Best Practices for VMware vSphere Backup
VMWare vSphere virtual environments need to be regularly backed up to ensure vital data is protected. For busy IT teams with limited budgets, any resource or cost savings can be a welcome boost. This article provides some best practices for VMWare vSphere backup.
Utilize the power of your VMs
Using virtual machines in your organization is a strategic decision. However, backing them up effectively requires IT teams to think differently to physical server backups.
Backing up physical servers involves running an agent to capture data. This is a resource-heavy approach and is not suited to VM backups.
A better alternative for virtual environments is to do so with image-level backups. This is accomplished with a backup solution designed specifically for VMs. Doing so minimizes resource utilization and keeps VMs optimized for critical user functions.
Reduce the impact of backups
Lessening the impact of backups on VM workloads is also made possible by using vSphere’s vStorage APIs.
APIs work by reducing backup demands on the host server. Using a solution that uses VMWare’s innovative ‘Changed Block Tracking (CBT) throttles the resources needed for backups. Only those ‘blocks’ of data that have been changed are backed up, which reduces the workload by limiting the need to search for changed data.
The resulting lighter and faster backups mean resources can be diverted to servicing user workloads as a side effect.
Preparing your applications to be backed up
Email servers and databases are two examples of applications that can slow down VM backups. The technical term for this is backup is ‘application-consistent’. In other words, find a backup tool that pauses outstanding tasks to optimize the VM for its backup.
While this cannot be done for all types of applications, following this approach ensures no data is lost if the virtual server needs to be recovered.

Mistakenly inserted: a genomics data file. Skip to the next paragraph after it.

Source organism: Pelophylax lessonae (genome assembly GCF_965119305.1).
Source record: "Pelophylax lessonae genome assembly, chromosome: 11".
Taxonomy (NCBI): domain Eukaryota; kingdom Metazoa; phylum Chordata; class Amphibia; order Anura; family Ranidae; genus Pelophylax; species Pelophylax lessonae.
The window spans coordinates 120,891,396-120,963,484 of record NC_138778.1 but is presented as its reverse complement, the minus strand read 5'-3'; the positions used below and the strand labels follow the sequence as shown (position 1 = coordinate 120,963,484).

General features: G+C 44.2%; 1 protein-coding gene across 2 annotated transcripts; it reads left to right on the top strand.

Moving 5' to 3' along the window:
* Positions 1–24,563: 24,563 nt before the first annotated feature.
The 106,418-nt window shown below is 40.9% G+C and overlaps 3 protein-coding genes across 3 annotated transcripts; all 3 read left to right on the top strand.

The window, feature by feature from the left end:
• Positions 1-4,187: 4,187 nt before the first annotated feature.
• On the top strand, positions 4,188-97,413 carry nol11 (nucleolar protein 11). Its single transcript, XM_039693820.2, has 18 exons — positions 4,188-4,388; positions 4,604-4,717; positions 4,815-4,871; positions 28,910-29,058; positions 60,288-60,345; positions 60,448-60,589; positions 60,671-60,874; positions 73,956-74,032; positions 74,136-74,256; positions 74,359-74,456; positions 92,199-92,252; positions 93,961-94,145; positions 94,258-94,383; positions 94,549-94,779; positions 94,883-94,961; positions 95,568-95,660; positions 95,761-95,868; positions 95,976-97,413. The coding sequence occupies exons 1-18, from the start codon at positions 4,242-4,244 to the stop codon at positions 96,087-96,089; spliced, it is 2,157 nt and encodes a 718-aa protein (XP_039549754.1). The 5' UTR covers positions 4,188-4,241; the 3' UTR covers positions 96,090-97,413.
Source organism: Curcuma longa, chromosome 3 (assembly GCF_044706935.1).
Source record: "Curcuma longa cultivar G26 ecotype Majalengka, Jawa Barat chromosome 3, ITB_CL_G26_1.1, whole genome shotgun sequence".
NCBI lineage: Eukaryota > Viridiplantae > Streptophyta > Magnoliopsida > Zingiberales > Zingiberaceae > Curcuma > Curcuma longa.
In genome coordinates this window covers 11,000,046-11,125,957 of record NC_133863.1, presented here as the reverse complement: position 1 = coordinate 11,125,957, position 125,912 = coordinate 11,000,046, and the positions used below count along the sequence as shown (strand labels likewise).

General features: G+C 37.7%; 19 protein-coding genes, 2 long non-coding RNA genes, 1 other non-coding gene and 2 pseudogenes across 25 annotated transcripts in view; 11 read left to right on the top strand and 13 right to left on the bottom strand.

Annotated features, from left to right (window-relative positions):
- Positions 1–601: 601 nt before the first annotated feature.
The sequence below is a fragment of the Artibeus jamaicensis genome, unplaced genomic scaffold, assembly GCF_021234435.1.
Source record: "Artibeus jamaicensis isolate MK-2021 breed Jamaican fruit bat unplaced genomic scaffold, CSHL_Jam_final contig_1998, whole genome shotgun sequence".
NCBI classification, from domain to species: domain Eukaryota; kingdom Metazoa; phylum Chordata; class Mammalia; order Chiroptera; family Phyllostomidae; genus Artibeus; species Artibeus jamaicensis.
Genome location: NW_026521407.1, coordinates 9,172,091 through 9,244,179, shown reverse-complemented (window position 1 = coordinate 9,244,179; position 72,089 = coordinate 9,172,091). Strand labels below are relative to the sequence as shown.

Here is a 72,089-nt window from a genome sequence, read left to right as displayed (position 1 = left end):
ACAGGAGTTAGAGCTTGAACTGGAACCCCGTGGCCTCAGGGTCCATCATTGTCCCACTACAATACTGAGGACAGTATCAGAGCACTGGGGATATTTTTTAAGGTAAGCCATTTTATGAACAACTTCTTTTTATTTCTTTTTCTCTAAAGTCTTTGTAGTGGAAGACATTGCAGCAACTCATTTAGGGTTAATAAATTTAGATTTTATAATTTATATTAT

Have the right infrastructure in place
It may sound obvious, but VM backups work best when the right infrastructure supports them. Specifically, it is important to prevent backup servers from bottlenecking resources. If this is the case, recovery time objectives can be jeopardized by a lack of available bandwidth.
When planning CPU and resource requirements, bear in mind that backup processing is not just about transitioning data from the host server to cloud or physical storage machines. Data deduplication and compression also contribute to the resource demands on the system but add their own benefits that make them worthwhile.
Snapshots have a use – but do not confuse them with backups.
While it may be tempting, using snapshots from your VMs as your main backups is not the right approach. This is because each snapshot negatively impacts the performance of VMs.
Storing your backup data in this way also ties up space in data stores. The danger of this is that if all data stores become saturated, an entire VM environment can shut down. In short, snapshots should be used selectively and should be deleted as soon as possible.
Pay attention to scheduling.
By definition, virtual environments are designed around shared resources. Therefore, carefulInstead, coordinate planning of backup schedules is essential to avoid resource bottlenecks.
When scheduling, try to avoid backing up several VMs on the same host server simultaneously. Coordinate your backup schedule to spread resource utilization evenly; otherwise, your whole system could be slowed down during every backup window.
Testing your schedule is also a must. This will tell you if, despite your best planning, there are resource bottlenecks. It will also help to anticipate any recovery issues and identify any issues with backup tools.
Do not put all your eggs in one basket.
Backups that work at image level run by creating snapshots to virtual disks. This offers baked-in failover by utilizing separate VMs.
Products designed for VMWare recognize this and enable block-based data to be backed up from both the backup VMs.
Efficient VMWare backup
NAKIVO Backup & Replication facilitates all these best practices. It is a backup solution built specifically for VMWare, check more info here. It works using an efficient block-based approach on an image level to support the efficiency gains covered in this article. In addition, coordinated is built to leverage VMWare’s CBT to identify incremental changes that took place since the last backup.